They acted like a serious contender should act after a season-opening beatdown of a bottom-feeder. To a man, the Chicago Bulls reminded anybody who would listen Wednesday that their trashing of the Knicks in Madison Square Garden was one measly game, a nice debut but nothing to get crazy over. They didn’t much care it was the franchise’s most lopsided win ever at the Garden, or that the Knicks had never lost a season opener by such an embarrassing margin.
They talked about starting slowly offensively and not making open 3-pointers. The Bulls talked sober talk. Coach Tom Thibodeau, for crying out loud, picked up a technical foul with his team up 24 points. An official turned and asked him, “When will you relax?” and Thibs, true to every instinct in his being, shot back, “Never!”
And so began the Chicago Bulls’ 2014-15 season, one a fair number of people think can result in a trip to the NBA Finals. Coaches, particularly guys such as Thibs, get paid to find fault with a 104-80 victory on the road, and surely he will before Friday night’s playdate with LeBron and the Cleveland Cavaliers back in Chicago. But for the rest of us, for the people who noticed the Bulls were up 35 late in the fourth quarter and hoped some kind of slaughter rule could be instituted to save the Knicks from further shame, the Bulls did just about everything right. Injected with truth serum, they wouldn’t dare ask for more things to go right on the first night of any season.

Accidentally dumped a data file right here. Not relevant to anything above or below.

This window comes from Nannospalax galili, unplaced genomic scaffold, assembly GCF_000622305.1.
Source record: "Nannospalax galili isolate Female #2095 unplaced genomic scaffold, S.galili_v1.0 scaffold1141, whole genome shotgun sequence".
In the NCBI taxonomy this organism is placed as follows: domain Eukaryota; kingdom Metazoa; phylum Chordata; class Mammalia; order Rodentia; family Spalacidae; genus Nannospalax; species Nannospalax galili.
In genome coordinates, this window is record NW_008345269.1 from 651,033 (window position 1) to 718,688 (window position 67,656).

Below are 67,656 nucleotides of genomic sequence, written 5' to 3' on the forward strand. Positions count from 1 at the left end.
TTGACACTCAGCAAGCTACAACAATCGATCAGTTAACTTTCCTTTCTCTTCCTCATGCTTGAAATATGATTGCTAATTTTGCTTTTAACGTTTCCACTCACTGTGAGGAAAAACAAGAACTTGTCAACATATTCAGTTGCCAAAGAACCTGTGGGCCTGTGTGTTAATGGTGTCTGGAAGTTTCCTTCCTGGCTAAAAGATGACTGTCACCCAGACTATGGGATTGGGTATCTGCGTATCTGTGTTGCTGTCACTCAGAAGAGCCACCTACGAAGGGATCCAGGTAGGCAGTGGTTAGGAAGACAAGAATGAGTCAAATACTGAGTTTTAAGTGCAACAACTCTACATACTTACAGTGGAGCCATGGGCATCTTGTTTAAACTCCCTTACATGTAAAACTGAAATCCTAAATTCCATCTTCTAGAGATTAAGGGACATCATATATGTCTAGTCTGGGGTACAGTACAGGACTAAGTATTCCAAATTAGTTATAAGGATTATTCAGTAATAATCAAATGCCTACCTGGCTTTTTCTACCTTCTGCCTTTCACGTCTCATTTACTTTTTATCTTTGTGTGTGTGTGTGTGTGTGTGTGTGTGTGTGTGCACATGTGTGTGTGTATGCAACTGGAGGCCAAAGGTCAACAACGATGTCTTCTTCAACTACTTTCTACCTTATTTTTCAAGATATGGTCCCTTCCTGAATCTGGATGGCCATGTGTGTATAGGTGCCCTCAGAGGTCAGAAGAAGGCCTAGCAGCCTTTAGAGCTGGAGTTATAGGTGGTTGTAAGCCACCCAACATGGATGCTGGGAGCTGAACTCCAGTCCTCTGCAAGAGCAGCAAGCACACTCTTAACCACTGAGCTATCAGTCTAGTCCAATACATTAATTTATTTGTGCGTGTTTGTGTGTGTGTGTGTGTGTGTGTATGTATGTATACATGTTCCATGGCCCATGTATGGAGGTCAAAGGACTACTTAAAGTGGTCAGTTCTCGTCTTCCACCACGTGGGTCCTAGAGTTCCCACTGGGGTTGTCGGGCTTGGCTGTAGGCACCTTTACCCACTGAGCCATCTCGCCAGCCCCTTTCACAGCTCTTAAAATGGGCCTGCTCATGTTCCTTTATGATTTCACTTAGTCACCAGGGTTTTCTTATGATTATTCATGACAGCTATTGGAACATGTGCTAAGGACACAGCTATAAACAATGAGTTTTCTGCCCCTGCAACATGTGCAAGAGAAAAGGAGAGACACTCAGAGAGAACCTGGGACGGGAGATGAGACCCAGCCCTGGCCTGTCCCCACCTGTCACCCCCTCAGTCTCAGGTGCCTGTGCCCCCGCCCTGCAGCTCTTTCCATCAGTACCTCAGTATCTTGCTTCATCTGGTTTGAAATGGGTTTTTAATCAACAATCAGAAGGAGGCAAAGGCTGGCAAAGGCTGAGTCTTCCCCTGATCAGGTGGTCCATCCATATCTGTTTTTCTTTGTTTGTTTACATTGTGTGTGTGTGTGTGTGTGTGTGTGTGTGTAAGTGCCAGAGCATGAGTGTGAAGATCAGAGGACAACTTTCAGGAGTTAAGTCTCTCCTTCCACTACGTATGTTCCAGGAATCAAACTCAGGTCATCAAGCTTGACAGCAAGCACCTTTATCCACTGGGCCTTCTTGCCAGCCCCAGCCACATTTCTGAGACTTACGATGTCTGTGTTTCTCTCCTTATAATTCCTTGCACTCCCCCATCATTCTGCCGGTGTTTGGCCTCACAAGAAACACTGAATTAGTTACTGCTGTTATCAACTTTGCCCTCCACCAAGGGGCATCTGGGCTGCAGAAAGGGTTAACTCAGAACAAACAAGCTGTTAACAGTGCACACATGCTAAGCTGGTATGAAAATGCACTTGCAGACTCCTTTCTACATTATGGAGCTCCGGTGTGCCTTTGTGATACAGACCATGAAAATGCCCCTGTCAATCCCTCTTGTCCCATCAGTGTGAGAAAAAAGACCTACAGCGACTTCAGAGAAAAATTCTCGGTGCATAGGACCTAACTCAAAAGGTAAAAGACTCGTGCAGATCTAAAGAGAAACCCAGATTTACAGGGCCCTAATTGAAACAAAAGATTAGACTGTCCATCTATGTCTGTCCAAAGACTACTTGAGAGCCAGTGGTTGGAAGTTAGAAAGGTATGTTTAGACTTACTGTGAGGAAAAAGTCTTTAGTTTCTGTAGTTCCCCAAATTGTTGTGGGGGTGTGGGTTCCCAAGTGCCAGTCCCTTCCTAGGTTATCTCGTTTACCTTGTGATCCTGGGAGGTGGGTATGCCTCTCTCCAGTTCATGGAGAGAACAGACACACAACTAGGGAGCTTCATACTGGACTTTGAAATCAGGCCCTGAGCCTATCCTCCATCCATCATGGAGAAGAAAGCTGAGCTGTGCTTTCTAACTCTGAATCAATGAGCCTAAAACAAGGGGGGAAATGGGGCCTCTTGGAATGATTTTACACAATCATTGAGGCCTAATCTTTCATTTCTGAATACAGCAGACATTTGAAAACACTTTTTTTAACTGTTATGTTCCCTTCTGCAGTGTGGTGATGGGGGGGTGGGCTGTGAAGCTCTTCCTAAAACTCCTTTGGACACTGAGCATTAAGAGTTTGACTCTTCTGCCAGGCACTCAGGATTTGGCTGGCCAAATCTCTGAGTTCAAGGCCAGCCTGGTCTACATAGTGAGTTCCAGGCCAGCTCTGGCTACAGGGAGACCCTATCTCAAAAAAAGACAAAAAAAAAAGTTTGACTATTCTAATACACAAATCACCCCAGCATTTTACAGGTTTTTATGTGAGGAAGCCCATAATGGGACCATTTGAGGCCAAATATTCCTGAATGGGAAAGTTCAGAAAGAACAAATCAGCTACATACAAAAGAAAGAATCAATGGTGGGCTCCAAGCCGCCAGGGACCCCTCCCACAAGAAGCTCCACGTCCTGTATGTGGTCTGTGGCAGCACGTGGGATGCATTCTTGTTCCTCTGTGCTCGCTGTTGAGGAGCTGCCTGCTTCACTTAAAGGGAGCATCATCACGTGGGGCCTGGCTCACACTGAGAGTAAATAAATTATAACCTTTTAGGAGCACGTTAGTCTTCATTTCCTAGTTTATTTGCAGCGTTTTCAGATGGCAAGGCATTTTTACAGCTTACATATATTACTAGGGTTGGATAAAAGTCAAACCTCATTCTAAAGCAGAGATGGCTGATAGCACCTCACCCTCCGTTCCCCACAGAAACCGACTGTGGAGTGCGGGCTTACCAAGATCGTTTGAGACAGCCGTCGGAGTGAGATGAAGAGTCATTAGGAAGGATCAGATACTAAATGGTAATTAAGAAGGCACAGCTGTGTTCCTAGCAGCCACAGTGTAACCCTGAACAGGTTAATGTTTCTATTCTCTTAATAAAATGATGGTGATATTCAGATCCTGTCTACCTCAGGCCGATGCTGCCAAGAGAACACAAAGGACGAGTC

Derrick Rose played 21 minutes, Joakim Noah played 20, and the Bulls’ two most important players held up just fine. Neither played a second in the fourth quarter, and neither needed to.
Pau Gasol hit 7-of-11 shots, scored 21 points and grabbed 11 rebounds in 29 minutes and wreaked havoc around the basket, completely compromising the Knicks’ defense. Asked about this new dimension Gasol brings to the offense, Rose said, “It’s huge. It eases the game. … Plays where … you know things aren’t rolling for you, you can easily dump it down. … If you double-team it’s going to be open shots, wide-open 3s.”
The usually reliable Mike Dunleavy didn’t hit a single shot; in fact, he missed all five he took, including four 3-point tries. But Dunleavy played terrific defense on Carmelo Anthony in the absence of Jimmy Butler, who might miss another week or two with that sprained thumb. Left one-on-one with one of the NBA’s three best scorers in a manner that he would have considered a nightmare in his younger years, Dunleavy harassed Anthony into missing 8-of-13 shots — and obvious frustration. Dunleavy said afterward, “I’ve got a whole new appreciation for guys who are asked to do that all the time.” Dunleavy knew his offensive numbers would suffer. “The physicality of trying to guard him, just chasing him around. … With where I am in my career now, I don’t care about any of that. I want to contribute in any way I’m asked.”
Aaron Brooks, just about at that point in his own career, recorded six assists to one turnover and hit four of his five shots. He really does do for this offense, off the bench, what Nate Robinson did two seasons ago, what D.J. Augustin did last season.
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